Researchers Create Ultimate Non-Stick Coating That Repels Everything – Even Viruses and Bacteria

Posted by in categories: biotech/medical, food

A self-cleaning surface that repels even the deadliest superbugs: Researchers create the ultimate non-stick coating, with medical settings and food industry in mind.

A team of researchers at McMaster University has developed a self-cleaning surface that can repel all forms of bacteria, preventing the transfer of antibiotic-resistant superbugs and other dangerous bacteria in settings ranging from hospitals to kitchens.

Continue reading “Researchers Create Ultimate Non-Stick Coating That Repels Everything – Even Viruses and Bacteria” »

Dec 16, 2019

How much food can your stomach hold in one meal?

Posted by in category: food

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Dec 16, 2019

Certain Foods Can Cure Infections (In The Lab, That Is…)

Posted by in categories: biotech/medical, food

A recent Forbes article discussed how minestrone soup could stave off growth of a particular type of malaria. No, this did not mean that we should forget about being excited about a potential new malaria vaccine or no longer take malaria pills when traveling to malaria-ridden regions. Nor did it mean that treating malaria would now become a gourmet endeavor for discerning palates. But the concept was interesting: a science teacher engaged students in an experiment, and found that compared to other soups (yes, soups), minestrone in particular had the strongest ability to prevent growth of the organism causing malaria. In a test tube, that is.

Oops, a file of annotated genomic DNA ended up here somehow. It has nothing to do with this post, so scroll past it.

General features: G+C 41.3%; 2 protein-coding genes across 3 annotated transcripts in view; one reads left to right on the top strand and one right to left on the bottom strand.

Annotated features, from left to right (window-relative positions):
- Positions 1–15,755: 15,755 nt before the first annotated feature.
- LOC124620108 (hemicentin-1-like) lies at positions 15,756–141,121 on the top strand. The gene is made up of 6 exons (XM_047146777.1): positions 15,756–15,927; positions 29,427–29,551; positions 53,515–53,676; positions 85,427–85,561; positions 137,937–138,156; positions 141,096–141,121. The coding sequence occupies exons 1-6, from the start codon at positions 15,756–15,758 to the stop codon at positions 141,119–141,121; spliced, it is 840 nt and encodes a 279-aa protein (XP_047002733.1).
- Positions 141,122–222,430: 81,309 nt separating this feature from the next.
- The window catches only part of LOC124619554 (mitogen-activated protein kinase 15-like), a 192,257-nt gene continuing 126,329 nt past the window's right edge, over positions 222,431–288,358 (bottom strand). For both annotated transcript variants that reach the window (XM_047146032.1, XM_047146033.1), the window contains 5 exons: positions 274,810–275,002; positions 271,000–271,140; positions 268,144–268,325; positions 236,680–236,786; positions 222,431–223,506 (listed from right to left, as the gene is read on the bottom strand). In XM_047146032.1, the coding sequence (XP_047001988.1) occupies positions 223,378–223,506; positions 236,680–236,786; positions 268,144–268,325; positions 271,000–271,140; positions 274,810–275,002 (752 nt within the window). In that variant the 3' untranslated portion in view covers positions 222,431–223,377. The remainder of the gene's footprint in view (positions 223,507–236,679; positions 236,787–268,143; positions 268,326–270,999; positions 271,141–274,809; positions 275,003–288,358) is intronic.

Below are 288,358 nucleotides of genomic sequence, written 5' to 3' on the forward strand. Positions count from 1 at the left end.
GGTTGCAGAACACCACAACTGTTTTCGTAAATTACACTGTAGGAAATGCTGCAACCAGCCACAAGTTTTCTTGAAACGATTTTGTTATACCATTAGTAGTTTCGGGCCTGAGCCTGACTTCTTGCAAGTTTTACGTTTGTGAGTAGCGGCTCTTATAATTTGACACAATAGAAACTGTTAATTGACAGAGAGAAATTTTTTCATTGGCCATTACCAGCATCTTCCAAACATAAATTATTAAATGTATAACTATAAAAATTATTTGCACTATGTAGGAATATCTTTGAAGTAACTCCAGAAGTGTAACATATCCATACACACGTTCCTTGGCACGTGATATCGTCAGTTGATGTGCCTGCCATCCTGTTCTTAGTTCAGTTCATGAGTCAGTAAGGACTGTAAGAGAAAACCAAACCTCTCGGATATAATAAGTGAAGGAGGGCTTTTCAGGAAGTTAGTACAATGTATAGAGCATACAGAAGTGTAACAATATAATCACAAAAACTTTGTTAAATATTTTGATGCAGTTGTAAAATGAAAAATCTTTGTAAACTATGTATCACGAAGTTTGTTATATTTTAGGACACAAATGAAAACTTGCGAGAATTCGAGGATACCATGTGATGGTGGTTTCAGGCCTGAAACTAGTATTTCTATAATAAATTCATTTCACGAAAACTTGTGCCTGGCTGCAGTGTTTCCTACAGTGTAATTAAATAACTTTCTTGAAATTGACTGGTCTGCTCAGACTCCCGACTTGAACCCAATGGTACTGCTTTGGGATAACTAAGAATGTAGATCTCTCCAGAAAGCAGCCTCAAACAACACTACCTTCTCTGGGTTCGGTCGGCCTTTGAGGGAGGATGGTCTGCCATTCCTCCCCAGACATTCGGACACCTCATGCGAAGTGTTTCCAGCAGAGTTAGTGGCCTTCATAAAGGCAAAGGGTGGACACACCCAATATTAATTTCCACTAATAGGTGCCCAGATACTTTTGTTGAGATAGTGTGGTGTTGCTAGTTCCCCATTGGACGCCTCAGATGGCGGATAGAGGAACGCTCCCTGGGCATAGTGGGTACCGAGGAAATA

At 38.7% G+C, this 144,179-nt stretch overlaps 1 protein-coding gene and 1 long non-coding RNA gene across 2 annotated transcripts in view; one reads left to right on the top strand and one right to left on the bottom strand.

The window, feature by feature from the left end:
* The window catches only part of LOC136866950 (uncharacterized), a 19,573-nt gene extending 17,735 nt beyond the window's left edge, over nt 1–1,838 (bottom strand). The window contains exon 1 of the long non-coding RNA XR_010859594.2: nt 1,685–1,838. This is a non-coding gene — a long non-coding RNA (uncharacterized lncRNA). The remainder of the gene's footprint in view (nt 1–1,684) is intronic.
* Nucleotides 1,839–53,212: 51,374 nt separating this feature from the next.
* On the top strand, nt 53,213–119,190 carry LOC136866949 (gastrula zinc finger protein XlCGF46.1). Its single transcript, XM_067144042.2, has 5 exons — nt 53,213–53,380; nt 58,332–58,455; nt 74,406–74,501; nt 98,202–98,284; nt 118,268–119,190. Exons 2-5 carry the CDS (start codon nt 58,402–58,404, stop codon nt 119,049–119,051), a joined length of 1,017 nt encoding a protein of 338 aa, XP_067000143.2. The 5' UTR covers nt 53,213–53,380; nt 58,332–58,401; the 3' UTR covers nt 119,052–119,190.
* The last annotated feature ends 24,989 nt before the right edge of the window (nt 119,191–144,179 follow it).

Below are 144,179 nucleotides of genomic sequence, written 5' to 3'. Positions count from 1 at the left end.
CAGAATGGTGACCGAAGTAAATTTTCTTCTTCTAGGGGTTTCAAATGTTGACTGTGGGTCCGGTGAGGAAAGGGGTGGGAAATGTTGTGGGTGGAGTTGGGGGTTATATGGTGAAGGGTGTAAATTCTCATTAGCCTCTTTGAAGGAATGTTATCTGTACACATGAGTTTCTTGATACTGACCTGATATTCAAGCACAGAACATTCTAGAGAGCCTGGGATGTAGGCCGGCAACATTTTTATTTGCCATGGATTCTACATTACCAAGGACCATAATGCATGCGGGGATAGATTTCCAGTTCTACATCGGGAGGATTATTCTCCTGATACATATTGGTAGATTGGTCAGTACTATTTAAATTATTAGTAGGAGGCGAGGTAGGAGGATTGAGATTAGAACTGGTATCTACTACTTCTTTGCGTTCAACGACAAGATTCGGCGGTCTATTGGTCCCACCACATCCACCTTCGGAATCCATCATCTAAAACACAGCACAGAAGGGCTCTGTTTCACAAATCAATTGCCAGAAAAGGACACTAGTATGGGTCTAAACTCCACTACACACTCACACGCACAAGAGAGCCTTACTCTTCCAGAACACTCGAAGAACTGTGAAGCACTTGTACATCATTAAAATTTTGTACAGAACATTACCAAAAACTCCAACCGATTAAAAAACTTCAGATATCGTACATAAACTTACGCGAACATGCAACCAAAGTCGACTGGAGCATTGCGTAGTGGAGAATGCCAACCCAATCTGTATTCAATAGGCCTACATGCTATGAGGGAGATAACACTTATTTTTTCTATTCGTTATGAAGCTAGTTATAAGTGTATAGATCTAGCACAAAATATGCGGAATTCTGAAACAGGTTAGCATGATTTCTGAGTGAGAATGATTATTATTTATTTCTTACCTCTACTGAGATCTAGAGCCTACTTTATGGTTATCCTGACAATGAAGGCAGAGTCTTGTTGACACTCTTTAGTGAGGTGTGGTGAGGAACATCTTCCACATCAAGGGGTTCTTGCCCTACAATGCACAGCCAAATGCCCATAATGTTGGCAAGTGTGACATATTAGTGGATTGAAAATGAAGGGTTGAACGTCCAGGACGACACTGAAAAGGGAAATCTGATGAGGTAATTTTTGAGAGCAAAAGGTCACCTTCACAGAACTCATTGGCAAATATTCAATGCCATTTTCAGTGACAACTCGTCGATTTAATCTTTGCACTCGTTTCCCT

Other foods have also been found to reduce bacteria and stave off illness, but again, this has been in the laboratory, not necessarily in the gut, respiratory tract, urinary tract, or skin. Let’s take garlic. Some like it, some don’t. But using garlic in its pure form or as an extract has become increasingly popular, especially for those exploring alternative medicine options. Its potential uses have ranged far and wide, including treatment of chronic illnesses such as diabetes mellitus and heart disease, as well as infections ranging from bacteria, fungi, and cold viruses. The active antimicrobial component of garlic is allicin, which acts to inhibit enzyme activity necessary for bacterial growth and replication. While studies on garlic’s benefits have been extensive, and many both in and out of the laboratory have been positive, there continues to be need for longer term trials and placebo-controlled studies to assess its actions. The larger studies, to date, have been in the lab. Or perhaps in the kitchen. A study looking at the antibacterial effects of garlic on hamburger meat, specifically limiting growth of the bacteria staphylococcus aureus, demonstrated that adequate amounts of garlic extract added to hamburger meat kept these nasty bugs out for up to two months when refrigerated. If you like garlic-flavored hamburgers, then this is certainly a good way to go. Tasty, and staphylococcus-free!

Curcumin, the active ingredient in turmeric, has also had its day in the limelight when it comes to various medicinal properties. Besides its potential benefit in reducing growth of cancerous tumors, it has also been investigated regarding properties including anti-viral, anti-bacterial, and anti-fungal effects. Many of the results regarding curcumin’s effects have remained in the laboratory, with clinical trials still pending. The most promising work in curcumin’s anti-bacterial effect has been in combating growth of helicobacter pylori, a bacterial pathogen which contributes to gastritis and gastric ulcers. But even in this setting, curcumin was found to be beneficial only when combined with existing medications to treat this disease.

Dec 16, 2019

Future tech: 3 inventions bigger than the internet that will change our world

Posted by in categories: food, internet, mobile phones, robotics/AI

From lab grown meat to object-manipulating robots, the tech that will transform our future is bound to be much bigger than the internet or smart phone.